Spooky Movie: The Oregonian, Reviewed
At this year's Sundance Film Festival, Calvin Lee Reader's The Oregonian got the type of reception horror fans savor: massive walkouts. In a genre where repellent imagery is always welcome—mouth to anus, anyone?–this reaction is often touted as a badge of honor, a slab of red meat to true believers akin to Republican Presidential hopefuls calling Social Security “a Ponzi scheme.” If you can't stomach it, there's the door. Yet, it's more likely the exodus in Utah stemmed from sheer tedium rather than indignant outrage. Screening tonight as a part of The Sixth Annual Spooky Movie Film Festival at Artisphere, the 11:50 p.m. showtime is likely to inspire more snoring than sprinting.
The film opens with a nameless protagonist (True Blood's Lindsay Pulsipher) emerging from a bloody car wreck in a world she doesn't recognize. Or does she? The scene's use of “Pomp and Circumstance” is the first indicatation that Reader's vision is one of unrelenting incongruity, an attempt to achieve the oft-kilter ambiance of oddball auteur David Lynch. It doesn't have to make sense if it's creepy, right? The Oregonian even goes so far as to repurpose some of Lynch's aesthetic hallmarks: long shots of highway, obtuse dialogue (“these trees have a code”), and a desolate woodland setting. This would be forgivable—if not particularly memorable—had Reader bothered to sketch out a story as oppossed to employing directionless stock characters by way of Mulholland Drive. Incomprehensible hillbillies peeing Gatorade? Check. Meanicing middle-aged women laughing uncontrollably? A must. The less said about the man in the fuzzy green costume, the better. Young directors take note: If one must follow in Lynch's distinct path, Inland Empire is not the film to emulate.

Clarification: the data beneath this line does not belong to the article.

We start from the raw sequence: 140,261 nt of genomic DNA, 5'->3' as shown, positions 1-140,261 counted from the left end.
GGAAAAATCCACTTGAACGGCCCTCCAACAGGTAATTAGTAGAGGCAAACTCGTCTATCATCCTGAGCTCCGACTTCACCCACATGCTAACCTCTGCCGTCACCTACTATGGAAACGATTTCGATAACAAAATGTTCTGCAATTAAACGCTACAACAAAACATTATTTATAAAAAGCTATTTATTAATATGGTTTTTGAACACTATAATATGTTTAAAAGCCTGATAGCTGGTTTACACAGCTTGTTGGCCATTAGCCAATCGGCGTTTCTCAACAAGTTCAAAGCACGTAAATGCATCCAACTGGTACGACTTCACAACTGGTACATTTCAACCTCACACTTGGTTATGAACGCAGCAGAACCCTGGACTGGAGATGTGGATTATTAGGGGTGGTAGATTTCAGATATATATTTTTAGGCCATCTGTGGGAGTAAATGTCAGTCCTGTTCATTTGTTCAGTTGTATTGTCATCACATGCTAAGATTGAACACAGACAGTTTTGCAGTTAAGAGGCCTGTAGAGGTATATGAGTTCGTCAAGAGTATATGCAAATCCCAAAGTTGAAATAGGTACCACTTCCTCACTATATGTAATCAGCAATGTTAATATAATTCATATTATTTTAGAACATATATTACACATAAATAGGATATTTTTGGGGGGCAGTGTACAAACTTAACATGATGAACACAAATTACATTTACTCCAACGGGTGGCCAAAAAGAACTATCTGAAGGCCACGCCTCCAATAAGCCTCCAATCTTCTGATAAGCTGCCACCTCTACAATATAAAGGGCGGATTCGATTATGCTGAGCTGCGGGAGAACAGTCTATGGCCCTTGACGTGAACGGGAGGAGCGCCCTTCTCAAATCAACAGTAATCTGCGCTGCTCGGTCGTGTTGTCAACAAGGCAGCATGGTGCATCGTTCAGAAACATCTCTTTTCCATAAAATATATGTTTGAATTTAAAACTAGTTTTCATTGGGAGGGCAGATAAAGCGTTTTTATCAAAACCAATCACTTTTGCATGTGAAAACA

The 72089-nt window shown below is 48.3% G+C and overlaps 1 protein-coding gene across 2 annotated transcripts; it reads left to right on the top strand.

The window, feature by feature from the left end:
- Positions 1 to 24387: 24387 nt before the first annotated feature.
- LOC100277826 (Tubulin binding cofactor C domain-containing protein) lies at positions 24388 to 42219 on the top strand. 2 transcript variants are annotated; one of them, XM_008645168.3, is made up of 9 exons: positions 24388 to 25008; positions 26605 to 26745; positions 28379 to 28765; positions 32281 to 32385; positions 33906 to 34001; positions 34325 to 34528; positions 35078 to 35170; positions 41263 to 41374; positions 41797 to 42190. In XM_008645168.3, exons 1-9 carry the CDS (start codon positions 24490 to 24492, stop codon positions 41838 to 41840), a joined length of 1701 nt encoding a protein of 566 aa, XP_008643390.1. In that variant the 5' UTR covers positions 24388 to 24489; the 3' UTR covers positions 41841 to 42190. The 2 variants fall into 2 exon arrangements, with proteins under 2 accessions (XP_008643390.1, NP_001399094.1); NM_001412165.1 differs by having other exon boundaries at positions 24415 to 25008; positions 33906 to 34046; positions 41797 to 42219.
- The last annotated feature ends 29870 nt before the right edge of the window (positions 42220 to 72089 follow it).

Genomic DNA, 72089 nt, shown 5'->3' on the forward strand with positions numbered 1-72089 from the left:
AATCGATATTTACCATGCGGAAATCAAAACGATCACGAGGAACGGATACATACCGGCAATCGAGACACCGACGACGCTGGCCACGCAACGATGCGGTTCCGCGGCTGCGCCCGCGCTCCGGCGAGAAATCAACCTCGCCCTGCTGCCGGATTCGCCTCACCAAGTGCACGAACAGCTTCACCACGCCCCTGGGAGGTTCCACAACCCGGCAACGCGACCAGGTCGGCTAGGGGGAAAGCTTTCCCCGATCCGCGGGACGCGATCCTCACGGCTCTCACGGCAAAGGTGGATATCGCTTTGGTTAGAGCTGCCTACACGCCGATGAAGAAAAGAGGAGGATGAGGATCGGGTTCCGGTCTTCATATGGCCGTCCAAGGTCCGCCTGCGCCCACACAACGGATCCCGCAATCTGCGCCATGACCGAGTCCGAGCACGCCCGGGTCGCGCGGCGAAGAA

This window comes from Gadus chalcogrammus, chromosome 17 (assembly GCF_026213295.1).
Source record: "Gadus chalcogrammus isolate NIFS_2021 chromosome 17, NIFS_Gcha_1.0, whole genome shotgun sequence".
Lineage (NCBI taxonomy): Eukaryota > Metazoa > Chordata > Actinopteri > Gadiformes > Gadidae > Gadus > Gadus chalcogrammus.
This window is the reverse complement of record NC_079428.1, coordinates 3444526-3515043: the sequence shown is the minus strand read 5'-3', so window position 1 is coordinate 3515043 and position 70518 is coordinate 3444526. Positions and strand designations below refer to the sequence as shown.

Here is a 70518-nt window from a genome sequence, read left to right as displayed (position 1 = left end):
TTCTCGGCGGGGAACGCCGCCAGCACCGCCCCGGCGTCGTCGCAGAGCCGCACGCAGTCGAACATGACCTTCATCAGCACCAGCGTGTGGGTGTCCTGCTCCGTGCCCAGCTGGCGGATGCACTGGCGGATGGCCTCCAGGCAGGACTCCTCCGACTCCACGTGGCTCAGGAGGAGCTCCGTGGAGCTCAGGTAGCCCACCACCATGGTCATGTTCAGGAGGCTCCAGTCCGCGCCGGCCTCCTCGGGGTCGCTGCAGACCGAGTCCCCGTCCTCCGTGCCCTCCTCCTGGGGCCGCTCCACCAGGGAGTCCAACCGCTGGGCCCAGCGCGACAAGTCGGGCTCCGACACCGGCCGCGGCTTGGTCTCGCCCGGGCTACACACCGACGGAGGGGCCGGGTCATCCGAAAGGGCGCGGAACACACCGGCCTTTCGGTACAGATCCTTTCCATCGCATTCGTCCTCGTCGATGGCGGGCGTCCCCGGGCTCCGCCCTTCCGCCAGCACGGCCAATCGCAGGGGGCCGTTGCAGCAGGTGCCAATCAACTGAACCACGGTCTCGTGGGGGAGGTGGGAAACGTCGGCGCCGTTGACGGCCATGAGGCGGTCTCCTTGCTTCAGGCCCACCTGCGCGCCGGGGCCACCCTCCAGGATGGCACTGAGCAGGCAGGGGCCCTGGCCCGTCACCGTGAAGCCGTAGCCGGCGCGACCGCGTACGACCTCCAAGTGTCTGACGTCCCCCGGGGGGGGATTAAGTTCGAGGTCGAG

The actors hardly fare much better. Underneath a cloak of corn syrup, Pulsipher squeaks her distress but is mostly as dazed as the audience. “I can't even remember fucking nothing!” she screeches upon entering a kitschy abandoned home. After 81 minutess, it's hard not to envy her
The film screens at 11:50 p.m. at Artisphere. $8.